Bryan T. Torres, DVM, PhD, DACVS-SA, DACVSMR: For me, I think about how I am going to assess pain in these patients. I break it into what can I use to give me an objective measure and what can I use to give me more of a subjective measure. And I think they work really well together. So, objectively for dogs, I really like data analysis. I like looking at how they move and how much weight they bear on the leg that may hurt. In a dog with one-sided issue—maybe a cruciate tear or hip dysplasia in that left rear limb—how does that change pre- and post-treatment? Are they putting more weight on that limb? Is the range of motion changing in those joints? I think you have to combine that with subjective evaluations. We need to look at how these owners are assessing their patients at home, and I think that’s important to make sure that we’re using both of those methods.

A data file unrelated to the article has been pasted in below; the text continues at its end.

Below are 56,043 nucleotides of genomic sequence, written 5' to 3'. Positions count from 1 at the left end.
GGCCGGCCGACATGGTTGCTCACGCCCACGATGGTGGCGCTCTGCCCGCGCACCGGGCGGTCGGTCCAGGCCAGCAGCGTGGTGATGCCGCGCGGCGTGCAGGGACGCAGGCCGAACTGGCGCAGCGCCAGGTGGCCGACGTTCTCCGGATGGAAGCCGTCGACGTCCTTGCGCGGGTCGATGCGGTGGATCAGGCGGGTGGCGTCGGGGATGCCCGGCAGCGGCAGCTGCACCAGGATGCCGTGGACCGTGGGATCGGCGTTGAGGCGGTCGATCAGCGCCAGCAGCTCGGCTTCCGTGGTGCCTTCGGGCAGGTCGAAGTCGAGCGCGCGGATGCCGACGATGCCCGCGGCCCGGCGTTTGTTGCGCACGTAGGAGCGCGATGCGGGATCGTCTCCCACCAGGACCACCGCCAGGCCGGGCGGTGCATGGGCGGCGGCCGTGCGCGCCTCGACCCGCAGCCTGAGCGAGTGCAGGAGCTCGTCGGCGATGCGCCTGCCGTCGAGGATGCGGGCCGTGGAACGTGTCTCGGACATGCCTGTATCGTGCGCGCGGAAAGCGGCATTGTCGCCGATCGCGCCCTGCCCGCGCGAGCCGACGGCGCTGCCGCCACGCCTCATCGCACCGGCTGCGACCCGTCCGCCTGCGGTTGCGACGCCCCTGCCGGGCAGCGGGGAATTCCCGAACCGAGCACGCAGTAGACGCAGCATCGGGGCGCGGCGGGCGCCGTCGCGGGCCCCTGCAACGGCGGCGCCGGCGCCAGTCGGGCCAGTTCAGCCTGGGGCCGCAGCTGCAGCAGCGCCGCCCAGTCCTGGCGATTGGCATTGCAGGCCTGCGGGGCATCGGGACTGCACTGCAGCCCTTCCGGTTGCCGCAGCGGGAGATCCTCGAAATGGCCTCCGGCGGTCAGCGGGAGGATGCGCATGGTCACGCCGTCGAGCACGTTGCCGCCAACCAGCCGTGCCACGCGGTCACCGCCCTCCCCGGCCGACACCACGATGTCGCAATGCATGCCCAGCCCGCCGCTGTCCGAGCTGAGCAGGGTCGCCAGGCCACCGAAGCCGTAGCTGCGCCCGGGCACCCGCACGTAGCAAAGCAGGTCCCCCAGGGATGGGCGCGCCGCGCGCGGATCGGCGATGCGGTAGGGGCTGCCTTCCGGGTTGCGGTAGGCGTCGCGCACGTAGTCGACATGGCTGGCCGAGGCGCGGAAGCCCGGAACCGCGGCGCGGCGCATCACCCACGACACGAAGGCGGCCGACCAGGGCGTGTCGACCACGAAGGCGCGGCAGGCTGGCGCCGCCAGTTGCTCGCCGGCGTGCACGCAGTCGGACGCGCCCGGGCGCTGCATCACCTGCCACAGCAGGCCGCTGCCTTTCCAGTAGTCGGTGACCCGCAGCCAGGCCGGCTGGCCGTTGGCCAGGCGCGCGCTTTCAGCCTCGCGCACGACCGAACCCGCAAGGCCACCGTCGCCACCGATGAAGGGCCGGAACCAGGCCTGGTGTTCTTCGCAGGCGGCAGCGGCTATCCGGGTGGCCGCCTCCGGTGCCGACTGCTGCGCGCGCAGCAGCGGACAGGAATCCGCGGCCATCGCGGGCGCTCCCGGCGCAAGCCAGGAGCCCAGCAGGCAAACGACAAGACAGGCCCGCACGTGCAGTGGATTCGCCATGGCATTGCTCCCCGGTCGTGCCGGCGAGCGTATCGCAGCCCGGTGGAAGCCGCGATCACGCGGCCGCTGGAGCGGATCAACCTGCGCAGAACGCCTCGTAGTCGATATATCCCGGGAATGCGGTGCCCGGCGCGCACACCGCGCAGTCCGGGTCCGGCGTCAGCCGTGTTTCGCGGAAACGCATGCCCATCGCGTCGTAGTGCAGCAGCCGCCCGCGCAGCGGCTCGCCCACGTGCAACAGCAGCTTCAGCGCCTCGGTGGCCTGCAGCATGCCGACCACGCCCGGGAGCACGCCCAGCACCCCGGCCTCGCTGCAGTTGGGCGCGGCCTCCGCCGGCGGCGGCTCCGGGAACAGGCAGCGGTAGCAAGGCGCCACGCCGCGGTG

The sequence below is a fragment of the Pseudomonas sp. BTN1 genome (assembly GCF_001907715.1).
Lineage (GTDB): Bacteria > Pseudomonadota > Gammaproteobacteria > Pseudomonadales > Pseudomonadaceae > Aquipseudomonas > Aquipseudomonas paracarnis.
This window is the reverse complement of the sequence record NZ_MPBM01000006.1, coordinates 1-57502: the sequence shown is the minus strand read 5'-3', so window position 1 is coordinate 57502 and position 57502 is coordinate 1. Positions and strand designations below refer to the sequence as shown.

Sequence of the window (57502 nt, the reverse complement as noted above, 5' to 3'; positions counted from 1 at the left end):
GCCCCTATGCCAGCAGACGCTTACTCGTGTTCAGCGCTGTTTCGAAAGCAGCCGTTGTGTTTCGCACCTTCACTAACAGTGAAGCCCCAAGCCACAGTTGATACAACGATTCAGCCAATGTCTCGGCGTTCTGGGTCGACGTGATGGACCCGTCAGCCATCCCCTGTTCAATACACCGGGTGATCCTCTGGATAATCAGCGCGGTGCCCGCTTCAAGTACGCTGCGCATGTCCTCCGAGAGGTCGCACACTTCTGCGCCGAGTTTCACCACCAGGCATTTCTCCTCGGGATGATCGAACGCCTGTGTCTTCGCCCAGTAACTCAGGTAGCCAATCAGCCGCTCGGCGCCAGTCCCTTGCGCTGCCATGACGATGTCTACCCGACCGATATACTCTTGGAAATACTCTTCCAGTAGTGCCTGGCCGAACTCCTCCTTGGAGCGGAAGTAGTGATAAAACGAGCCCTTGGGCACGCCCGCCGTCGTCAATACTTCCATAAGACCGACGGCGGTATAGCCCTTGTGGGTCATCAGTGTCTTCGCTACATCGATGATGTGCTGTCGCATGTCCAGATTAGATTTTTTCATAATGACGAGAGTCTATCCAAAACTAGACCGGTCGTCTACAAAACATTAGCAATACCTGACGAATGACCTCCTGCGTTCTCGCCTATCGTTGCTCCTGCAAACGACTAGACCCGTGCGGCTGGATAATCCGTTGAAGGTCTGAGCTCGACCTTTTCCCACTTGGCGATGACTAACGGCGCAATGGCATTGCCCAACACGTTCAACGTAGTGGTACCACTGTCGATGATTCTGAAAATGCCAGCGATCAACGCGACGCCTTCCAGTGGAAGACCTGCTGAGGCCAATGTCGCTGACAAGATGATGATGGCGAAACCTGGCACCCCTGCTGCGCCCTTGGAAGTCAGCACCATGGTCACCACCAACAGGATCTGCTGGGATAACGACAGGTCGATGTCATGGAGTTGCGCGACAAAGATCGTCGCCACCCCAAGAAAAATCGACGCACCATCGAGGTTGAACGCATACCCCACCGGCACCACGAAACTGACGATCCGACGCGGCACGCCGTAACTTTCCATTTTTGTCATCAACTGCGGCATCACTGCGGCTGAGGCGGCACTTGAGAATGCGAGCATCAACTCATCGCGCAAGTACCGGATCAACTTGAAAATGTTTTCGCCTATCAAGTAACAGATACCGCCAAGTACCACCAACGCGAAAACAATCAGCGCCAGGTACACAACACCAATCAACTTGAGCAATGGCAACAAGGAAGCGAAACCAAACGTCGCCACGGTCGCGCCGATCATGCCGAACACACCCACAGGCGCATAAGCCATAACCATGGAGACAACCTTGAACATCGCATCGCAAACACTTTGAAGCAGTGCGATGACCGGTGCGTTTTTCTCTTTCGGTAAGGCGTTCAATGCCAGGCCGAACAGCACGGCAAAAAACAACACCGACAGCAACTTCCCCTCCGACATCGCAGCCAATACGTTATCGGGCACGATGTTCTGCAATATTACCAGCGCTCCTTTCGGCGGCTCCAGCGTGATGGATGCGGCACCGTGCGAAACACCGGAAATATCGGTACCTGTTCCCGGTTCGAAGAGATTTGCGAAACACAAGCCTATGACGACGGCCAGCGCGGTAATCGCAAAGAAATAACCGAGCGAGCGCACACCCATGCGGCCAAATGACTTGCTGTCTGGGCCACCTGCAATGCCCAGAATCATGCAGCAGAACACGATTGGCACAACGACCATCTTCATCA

Now, that’s for dogs. Cats are a little different. They’re a different creature; they are not dogs. I know that Dr. Gruen here has done some excellent work with cats, in considering how we might be able to assess their pain in a different way than getting them into the lab and trotting them over to some force plates, pressure walkways, and everything else.

B. Duncan X. Lascelles, BVSc, PhD, DACVS: You use some activity monitoring, is that right?

Margaret Gruen, DVM, MVPH, PhD, DACVB: Yes, activity monitors are the mainstay of what we’ve used for looking at efficacy. So, we look for changes in a cat’s activity over time. Cats have a wide variation in their overall activity levels, so we really have to look at an individual cat and their change over time. They don’t participate really well in our walkway studies. They don’t enjoy coming to the veterinarian as much as we wish that they did. Activity monitoring, at home, has been really useful for us. But, you’re right, it really has to combine with what matters to the owner. What improvement do we see in the activity monitor, and how does that actually translate to what owners’ think are better? Maybe what they’re really concerned about is whether he or she can jump up on the bed to watch television with them. So, we need to balance what’s important to the owner, and what they notice as a clinical improvement with what we feel is improved on in any of our objective measures.